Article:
As an NIH-funded surgeon/scientist, I just had to read this report at BrokenPipeline.org when I became aware of it, courtesy of Bora and Drugmonkey. Basically, it describes how bleak the NIH funding situation has become, particularly for young investigators. The report (PDF) comes from several prominent research universities and warns that we are at risk of losing a generation of new biomedical researchers. Even taking into account the knowledge that this report is anything but unbiased (indeed, it is explicitly in favor of increased NIH funding), the situation it paints is still pretty grim, and I can report to you honestly that I haven't seen morale in academic biomedical research this low since the last time the funding situation was this bad, namely back in the early 1990s. Of course, back then I was a graduate student and had been savvy (and fortunate) enough to have latched on to a promising young assistant professor who was funded, but even then I saw long-tenured and productive professors having to shut their labs because they couldn't renew their R01 grants.
This time around, I'm a principal investigator. I've gotten my first R01, but I'm approaching an equally important point in my career: Having to renew it for the first time. I was fortunate enough to be funded just before things started to take a real turn for the worse, just barely squeaking in under the wire, so to speak. Now I am nearing the end of the third year of a five year grant and wondering whether I will be able to renew it. The time to submit my competing renewal is only a year and a half away, and each and every day I wonder whether I've been productive enough and whether I can come up with a good enough proposal to continue the work to keep my lab going. Indeed, these quote from the report resonates just as much with me as it does with young investigators:
"Twenty-four hours a day, seven days a week, you're thinking about your grant proposals and wondering how to survive in this world where fewer people are getting funded, and proposals that are funded aren't being fully funded or are being cut." Michael Rodriguez, M.D., M.P.H. UCLA
"The process of getting NIH funding can be a career in and of itself. It takes time, and you have to be persistent." Kristen Newby, M.D. Duke University
One aspect of this report bothered me, though. Although holding the NIH budget flat or below inflation has indeed caused a serious problem, this report is very simplistic in that it doesn't address the other side of the equation. Indeed, I wrote about this very aspect on more than one occasion (links at the end of this post).
What am I talking about? The universities themselves contributed to the very problem that this consortium is bemoaning.
Why do I say this? For every dollar in grant money that an investigator receives, an additional 50 to 60 cents go to his or her institution to cover the "indirect costs" of maintaining laboratories and facilities and administering the grant money. Moreover, the investigator is expected to pay part of his or her salary out of the grants received, meaning that the university doesn't even have to pay the entire salaries of its research faculty that are funded by NIH grants. Indeed, to receive tenure, a young investigator is generally expected to compete for NIH funding, preferably R01, and to cover at least 50% of his or her salary--or even more--from grants. It's a huge gravy train for universities, and it's not for nothing that both Abel Pharmboy and I have likened being a research in such institutions to being a freelance used car salesmen.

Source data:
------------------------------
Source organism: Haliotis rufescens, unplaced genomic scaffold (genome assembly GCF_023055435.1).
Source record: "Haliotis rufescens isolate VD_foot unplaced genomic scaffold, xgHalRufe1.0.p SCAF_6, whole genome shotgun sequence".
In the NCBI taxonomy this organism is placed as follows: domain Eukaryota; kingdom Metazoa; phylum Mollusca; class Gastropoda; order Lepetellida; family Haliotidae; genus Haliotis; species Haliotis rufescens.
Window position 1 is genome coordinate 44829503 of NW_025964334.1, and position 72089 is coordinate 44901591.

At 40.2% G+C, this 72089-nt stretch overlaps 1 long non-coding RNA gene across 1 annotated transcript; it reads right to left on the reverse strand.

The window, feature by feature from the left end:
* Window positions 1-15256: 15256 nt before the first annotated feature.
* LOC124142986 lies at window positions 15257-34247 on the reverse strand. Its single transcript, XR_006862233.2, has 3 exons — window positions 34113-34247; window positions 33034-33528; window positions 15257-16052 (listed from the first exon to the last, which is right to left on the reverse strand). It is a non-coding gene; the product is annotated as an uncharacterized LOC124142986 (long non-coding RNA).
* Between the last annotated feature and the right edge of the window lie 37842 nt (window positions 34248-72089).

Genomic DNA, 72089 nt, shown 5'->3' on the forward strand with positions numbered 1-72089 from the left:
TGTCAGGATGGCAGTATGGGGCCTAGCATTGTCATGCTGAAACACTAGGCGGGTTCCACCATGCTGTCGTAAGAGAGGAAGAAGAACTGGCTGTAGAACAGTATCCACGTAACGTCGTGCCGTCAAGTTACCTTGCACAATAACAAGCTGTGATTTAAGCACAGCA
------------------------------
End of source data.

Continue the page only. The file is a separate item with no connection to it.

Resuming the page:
With that background, let's go back in time to the golden era between fiscal years 1998 and 2003, when a bipartisan effort succeeded in nearly doubling the NIH budget. Paylines loosened up, and the spigot of money government money and its associated indirect costs seemed never-ending. Truly, times were good for a brief time. Unfortunately, two problems in addition to the flat NIH budget from 2004 (courtesy of the Bush administration and the war) on set the stage for our present crisis. The first was that there appeared to be little planning for how to cover the "out year" commitments of all these new grants being awarded. What many don't realize is that a five year R01 grant is in reality five one-year grants. The money isn't in a bank to cover the five years, each "out" year of the grant is covered from the NIH budget of each fiscal year the grant encompasses. If a grant is awarded in fiscal year 2008, for example, then it will in reality be five grants in FY 2008, 2009, 2010, 2011, and 2012. Even before the five year doubling was well under way, there was concern about preventing a "hard landing" in FY 2004, the first year after the doubling of the budget occurred and all those extra grants funded in the heady days between FY 1998 and 2003 were still on the books and had to be funded all the way through FY 2008. The concern, as experience shows, was justified. When the budget went flat and, adjusted for inflation, even started to decrease slightly, the result was predictable: The out year commitments from grants funded during the doubling started to squeeze out funds for new grants. Moreover, the NIH couldn't save any of this windfall for a rainy day; by statute it has to spend its budget each year, as described in Science and Inside Higher Ed. The NIH did a number of things to try to keep the percentage of success from falling too far (cutting 23% off of the budget of my grant and those of many others right off the top and then cutting 2-3% per year), but that only kept the situation from becoming even more dire than it is now.